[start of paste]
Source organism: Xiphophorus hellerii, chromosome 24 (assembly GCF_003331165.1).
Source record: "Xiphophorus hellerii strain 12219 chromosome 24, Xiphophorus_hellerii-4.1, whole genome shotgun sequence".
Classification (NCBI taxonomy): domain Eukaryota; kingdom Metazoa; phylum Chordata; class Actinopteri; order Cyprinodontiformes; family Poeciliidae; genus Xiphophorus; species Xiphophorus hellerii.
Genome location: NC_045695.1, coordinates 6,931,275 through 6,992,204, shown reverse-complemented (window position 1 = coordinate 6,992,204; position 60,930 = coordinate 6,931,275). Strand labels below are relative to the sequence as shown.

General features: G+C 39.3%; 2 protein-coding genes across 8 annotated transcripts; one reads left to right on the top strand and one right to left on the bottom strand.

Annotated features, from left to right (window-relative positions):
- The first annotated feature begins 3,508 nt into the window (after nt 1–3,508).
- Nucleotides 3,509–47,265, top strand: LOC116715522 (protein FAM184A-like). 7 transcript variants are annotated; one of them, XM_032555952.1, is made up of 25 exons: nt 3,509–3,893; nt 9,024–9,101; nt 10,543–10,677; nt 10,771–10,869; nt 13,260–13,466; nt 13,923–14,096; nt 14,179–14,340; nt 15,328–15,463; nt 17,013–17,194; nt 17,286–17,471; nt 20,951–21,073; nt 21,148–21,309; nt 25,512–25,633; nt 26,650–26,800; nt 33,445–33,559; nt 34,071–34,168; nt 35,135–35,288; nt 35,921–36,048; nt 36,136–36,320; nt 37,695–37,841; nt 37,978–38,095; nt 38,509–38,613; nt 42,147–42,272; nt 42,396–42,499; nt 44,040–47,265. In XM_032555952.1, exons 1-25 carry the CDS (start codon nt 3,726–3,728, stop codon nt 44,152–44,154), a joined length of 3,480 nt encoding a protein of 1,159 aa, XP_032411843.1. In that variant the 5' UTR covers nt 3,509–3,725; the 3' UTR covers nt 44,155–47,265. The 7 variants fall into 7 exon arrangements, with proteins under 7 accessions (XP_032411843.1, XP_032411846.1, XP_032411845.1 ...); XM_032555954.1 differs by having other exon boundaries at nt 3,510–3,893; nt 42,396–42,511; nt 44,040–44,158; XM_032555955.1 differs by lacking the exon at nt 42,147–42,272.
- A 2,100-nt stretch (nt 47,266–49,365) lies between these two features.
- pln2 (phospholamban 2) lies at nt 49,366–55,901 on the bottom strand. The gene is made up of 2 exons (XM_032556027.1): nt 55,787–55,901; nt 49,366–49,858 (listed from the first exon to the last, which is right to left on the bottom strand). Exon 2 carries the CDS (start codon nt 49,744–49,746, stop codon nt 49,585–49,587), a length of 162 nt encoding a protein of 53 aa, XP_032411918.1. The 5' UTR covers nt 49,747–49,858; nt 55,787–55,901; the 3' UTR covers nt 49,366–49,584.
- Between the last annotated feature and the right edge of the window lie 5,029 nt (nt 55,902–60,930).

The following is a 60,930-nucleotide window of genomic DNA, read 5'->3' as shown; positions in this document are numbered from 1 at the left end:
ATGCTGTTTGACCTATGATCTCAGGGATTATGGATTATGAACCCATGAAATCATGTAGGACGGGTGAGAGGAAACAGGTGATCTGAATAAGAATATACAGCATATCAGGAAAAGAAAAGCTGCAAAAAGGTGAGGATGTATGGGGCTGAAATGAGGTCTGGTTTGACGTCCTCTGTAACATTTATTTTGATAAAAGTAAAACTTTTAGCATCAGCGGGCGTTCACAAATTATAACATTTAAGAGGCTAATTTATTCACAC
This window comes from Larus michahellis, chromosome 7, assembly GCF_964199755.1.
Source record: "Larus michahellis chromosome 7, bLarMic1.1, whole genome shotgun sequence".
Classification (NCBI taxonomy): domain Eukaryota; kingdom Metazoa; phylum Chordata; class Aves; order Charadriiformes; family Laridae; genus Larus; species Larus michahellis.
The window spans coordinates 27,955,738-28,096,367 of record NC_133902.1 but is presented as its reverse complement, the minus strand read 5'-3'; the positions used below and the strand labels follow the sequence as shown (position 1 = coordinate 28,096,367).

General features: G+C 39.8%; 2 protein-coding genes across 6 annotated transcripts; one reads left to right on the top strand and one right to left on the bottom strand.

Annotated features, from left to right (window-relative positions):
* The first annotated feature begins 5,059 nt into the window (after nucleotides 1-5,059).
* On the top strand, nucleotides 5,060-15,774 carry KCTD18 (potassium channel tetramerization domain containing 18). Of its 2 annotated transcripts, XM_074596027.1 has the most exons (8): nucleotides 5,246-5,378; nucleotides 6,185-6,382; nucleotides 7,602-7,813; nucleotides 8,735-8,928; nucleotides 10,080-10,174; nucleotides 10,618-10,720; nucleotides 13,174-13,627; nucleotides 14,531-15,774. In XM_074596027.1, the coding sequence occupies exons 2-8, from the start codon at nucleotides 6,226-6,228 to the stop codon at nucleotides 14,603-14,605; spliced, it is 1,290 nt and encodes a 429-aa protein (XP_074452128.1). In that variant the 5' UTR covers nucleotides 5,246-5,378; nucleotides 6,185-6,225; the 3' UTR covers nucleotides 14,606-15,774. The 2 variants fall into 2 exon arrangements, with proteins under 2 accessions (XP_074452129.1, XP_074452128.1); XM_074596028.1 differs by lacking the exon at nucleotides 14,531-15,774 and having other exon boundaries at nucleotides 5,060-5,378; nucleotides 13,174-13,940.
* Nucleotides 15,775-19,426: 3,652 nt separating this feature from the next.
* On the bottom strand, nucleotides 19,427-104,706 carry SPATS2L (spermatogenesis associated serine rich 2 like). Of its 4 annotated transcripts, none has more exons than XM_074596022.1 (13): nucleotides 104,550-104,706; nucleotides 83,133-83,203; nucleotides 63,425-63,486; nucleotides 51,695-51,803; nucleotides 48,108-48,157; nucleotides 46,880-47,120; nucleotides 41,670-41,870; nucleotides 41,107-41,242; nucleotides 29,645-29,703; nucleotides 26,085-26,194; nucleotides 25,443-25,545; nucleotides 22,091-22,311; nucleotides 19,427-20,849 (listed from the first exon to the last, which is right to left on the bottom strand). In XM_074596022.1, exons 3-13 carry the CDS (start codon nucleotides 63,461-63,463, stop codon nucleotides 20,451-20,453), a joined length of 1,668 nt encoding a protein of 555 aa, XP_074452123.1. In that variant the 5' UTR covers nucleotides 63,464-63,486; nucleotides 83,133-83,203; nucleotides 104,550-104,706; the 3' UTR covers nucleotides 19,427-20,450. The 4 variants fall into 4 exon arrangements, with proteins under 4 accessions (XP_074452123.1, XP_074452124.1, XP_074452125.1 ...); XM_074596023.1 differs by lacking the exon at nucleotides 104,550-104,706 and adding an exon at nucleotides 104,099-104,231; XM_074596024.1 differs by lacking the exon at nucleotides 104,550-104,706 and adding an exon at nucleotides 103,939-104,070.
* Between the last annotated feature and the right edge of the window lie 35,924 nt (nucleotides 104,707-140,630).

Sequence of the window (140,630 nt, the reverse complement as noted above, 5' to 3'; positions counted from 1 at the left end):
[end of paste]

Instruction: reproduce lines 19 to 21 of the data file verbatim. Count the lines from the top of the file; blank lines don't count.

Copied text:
Annotated features, from left to right (window-relative positions):
* The first annotated feature begins 5,059 nt into the window (after nucleotides 1-5,059).
* On the top strand, nucleotides 5,060-15,774 carry KCTD18 (potassium channel tetramerization domain containing 18). Of its 2 annotated transcripts, XM_074596027.1 has the most exons (8): nucleotides 5,246-5,378; nucleotides 6,185-6,382; nucleotides 7,602-7,813; nucleotides 8,735-8,928; nucleotides 10,080-10,174; nucleotides 10,618-10,720; nucleotides 13,174-13,627; nucleotides 14,531-15,774. In XM_074596027.1, the coding sequence occupies exons 2-8, from the start codon at nucleotides 6,226-6,228 to the stop codon at nucleotides 14,603-14,605; spliced, it is 1,290 nt and encodes a 429-aa protein (XP_074452128.1). In that variant the 5' UTR covers nucleotides 5,246-5,378; nucleotides 6,185-6,225; the 3' UTR covers nucleotides 14,606-15,774. The 2 variants fall into 2 exon arrangements, with proteins under 2 accessions (XP_074452129.1, XP_074452128.1); XM_074596028.1 differs by lacking the exon at nucleotides 14,531-15,774 and having other exon boundaries at nucleotides 5,060-5,378; nucleotides 13,174-13,940.